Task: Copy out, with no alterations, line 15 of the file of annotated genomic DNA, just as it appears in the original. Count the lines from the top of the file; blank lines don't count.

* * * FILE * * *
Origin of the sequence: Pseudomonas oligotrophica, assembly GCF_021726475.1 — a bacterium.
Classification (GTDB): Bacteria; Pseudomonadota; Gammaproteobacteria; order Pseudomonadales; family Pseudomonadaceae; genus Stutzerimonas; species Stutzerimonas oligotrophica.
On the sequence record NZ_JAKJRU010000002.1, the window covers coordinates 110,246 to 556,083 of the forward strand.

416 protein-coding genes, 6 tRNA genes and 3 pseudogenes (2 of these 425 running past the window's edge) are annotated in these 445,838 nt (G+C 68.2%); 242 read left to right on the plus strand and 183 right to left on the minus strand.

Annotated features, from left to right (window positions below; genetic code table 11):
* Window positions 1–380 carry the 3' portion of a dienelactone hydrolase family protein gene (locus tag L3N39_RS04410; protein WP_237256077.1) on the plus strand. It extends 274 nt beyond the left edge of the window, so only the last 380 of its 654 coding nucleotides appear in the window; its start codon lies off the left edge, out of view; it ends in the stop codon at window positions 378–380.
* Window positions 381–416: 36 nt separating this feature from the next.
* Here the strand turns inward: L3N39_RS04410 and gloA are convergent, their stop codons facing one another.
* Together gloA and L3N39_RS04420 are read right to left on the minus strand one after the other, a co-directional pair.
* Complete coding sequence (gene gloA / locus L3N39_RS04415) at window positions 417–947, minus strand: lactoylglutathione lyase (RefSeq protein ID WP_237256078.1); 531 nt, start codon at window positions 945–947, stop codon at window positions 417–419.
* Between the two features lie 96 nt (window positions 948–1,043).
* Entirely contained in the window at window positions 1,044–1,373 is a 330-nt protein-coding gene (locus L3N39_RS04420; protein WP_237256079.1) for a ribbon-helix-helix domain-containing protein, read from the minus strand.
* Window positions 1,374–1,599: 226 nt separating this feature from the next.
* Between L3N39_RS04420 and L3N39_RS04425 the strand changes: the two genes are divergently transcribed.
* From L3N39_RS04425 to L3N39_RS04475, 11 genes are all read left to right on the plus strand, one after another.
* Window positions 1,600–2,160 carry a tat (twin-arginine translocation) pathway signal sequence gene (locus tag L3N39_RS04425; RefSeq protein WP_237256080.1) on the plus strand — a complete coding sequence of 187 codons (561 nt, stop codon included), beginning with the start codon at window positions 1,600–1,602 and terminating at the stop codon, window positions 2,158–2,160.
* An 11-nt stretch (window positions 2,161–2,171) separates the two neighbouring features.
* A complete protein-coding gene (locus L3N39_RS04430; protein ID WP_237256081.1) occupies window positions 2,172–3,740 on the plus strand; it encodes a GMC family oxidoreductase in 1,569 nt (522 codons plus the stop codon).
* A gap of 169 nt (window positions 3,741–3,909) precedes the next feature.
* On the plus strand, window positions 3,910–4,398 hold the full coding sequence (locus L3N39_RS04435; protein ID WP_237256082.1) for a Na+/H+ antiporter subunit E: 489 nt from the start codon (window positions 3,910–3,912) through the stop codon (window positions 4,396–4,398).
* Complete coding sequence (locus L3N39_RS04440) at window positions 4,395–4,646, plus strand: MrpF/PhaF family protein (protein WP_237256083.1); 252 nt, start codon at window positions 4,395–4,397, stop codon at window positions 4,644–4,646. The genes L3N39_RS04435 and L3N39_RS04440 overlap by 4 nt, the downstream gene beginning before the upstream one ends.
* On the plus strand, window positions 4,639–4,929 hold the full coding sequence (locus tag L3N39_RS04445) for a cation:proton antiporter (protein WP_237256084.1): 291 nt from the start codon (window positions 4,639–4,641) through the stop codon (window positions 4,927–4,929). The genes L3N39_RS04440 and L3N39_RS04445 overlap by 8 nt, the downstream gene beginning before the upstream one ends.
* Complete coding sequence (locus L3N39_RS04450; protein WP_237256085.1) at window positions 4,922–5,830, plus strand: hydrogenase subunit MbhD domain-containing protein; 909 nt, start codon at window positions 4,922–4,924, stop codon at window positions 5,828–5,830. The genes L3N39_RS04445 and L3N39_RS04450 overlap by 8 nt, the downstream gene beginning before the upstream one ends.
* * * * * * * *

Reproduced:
* From L3N39_RS04425 to L3N39_RS04475, 11 genes are all read left to right on the plus strand, one after another.